The feud between Taylor Swift and Scooter Braun is showing no sign of a resolution.
As you may know, Swift has taken umbrage at the fact that Braun (who manages Justin Bieber and Ariana Grande, amongst others) and his business partner Scott Borchetta bought the company (Big Machine) that own the rights to most of her back catalogue, before she was given a chance to.
When it looked like she may not be able to sing songs from that back catalogue at the AMAs last month, she told fans what was going on and urged them to share their feelings with Braun. That resulted in - according to Braun - death threats being made against his family. He released an open letter to Swift a few weeks ago calling on her to sit down and sort the matter out privately.
However, Swift took the opportunity to blast the music manager while being awarded the 'Woman of the Decade' at Billboard's Women in Music Awards last night.
She criticised the 'unregulated world of private equity' buying artists' music "as if it’s real estate—as if it’s an app or a shoe line.”
"This just happened to me without my approval, consultation, or consent. After I was denied the chance to purchase my music outright, my entire catalog was sold to Scooter Braun’s Ithaca Holdings in a deal that I’m told was funded by the Soros family, 23 Capital, and that Carlyle Group. Yet, to this day, none of these investors have bothered to contact me or my team directly—to perform their due diligence on their investment. On their investment in me. To ask how I might feel about the new owner of my art, the music I wrote, the videos I created, photos of me, my handwriting, my album designs.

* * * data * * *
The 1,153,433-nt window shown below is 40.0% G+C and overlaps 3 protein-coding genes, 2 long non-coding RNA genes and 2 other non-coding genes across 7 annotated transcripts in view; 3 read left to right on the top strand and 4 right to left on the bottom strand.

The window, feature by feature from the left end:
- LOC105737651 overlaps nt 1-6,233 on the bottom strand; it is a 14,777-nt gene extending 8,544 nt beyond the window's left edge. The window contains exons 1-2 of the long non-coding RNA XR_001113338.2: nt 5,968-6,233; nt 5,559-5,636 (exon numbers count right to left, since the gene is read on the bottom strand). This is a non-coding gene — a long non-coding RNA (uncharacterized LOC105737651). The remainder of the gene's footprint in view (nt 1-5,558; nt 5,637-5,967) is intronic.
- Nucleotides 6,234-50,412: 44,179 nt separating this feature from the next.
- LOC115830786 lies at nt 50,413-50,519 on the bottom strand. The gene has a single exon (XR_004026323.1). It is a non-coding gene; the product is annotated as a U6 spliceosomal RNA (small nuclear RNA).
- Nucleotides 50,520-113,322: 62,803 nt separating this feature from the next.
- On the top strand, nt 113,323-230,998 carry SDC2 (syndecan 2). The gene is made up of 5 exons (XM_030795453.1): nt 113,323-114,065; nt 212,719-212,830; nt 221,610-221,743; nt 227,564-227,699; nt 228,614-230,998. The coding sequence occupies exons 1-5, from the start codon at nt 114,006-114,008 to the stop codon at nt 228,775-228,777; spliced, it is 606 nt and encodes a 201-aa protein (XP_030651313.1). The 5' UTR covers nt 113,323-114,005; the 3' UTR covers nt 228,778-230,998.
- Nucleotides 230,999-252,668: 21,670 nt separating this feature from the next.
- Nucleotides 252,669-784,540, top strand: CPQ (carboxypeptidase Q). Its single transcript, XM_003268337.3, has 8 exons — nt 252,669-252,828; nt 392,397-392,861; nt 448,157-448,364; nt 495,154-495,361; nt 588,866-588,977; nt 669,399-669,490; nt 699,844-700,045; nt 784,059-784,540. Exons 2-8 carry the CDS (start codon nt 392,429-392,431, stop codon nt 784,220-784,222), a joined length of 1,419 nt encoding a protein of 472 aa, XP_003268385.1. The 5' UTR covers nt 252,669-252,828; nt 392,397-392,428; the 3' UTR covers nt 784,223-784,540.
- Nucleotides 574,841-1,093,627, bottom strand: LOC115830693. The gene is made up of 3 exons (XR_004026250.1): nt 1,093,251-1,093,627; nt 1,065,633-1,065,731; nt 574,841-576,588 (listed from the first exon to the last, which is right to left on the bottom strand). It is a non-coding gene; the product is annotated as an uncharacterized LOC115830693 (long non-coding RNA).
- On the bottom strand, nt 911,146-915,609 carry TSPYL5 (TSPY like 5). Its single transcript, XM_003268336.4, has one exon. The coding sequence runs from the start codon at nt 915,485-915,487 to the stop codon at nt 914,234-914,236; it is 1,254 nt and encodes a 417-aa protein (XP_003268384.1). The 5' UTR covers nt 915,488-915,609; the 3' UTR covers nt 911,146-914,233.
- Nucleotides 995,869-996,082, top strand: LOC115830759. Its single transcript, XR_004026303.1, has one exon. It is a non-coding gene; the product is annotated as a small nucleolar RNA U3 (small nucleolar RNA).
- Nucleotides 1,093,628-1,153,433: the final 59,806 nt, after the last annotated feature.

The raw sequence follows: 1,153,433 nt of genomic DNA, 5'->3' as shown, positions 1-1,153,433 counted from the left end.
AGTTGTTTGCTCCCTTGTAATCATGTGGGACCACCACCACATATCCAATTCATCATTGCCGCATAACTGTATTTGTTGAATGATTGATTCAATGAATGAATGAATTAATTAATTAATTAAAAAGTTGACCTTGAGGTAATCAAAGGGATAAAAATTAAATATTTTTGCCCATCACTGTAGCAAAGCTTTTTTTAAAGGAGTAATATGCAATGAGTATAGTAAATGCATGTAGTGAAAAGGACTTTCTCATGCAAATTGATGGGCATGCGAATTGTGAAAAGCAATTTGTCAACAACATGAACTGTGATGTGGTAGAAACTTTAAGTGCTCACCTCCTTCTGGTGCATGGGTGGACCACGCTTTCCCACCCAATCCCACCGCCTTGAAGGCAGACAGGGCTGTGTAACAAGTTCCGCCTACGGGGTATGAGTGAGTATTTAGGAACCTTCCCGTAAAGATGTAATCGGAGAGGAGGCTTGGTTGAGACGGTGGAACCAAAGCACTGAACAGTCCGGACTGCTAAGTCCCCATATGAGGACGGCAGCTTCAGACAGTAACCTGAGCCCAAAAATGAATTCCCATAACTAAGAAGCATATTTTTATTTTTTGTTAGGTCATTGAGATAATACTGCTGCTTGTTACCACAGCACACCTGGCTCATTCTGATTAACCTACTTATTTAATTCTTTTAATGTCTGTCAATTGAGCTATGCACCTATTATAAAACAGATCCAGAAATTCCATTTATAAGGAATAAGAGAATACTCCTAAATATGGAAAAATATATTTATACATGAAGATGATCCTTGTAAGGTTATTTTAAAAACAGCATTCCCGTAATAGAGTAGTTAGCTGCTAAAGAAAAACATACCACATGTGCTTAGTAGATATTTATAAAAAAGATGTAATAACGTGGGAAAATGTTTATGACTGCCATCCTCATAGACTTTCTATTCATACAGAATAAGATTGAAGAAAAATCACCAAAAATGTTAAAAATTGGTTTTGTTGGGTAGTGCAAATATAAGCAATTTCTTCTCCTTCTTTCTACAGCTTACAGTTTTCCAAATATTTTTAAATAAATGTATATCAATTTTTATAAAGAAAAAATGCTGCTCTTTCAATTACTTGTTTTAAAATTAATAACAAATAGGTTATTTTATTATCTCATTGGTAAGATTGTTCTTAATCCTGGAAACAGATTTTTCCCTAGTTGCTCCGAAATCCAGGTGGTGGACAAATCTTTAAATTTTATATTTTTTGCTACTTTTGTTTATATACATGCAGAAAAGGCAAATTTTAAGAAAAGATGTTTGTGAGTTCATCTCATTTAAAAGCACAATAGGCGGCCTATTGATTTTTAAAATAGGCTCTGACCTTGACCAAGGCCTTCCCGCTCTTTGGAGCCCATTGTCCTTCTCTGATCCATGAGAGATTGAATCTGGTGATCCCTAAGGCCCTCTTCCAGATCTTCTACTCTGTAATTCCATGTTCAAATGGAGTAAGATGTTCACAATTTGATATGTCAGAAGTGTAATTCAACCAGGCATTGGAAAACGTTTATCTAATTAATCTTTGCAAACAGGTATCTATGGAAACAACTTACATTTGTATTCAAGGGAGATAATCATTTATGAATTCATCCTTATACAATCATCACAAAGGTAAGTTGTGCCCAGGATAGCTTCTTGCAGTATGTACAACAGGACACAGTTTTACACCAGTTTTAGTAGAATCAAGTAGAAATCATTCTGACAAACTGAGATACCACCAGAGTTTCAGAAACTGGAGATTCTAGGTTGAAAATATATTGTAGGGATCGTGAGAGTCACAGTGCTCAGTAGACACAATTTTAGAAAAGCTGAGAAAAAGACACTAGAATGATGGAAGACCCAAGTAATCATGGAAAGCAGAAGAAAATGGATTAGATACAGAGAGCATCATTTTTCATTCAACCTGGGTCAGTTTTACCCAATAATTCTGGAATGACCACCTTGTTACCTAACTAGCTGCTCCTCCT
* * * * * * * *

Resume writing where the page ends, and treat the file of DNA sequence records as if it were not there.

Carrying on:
"And of course, Scooter never contacted me or my team to discuss it prior to the sale or even when it was announced," she added. "I’m fairly certain he knew exactly how I would feel about it, though, and let me just say that the definition of toxic male privilege in our industry is people saying “but he’s always been nice to me” when I’m raising valid concerns about artists and their right to own their music. And of course he’s nice to you—if you’re in this room, you have something he needs.
"The fact is that private equity enabled this man to think, according to his own social media post, that he could “buy me.” But I’m obviously not going willingly. Yet the most amazing thing was to discover that it would be the women in our industry who would have my back and show me the most vocal support at one of the most difficult times, and I will never, ever forget it. Like, ever."
Looks like she's not going quietly on this one.
Braun, meanwhile, has yet to comment on the latest development.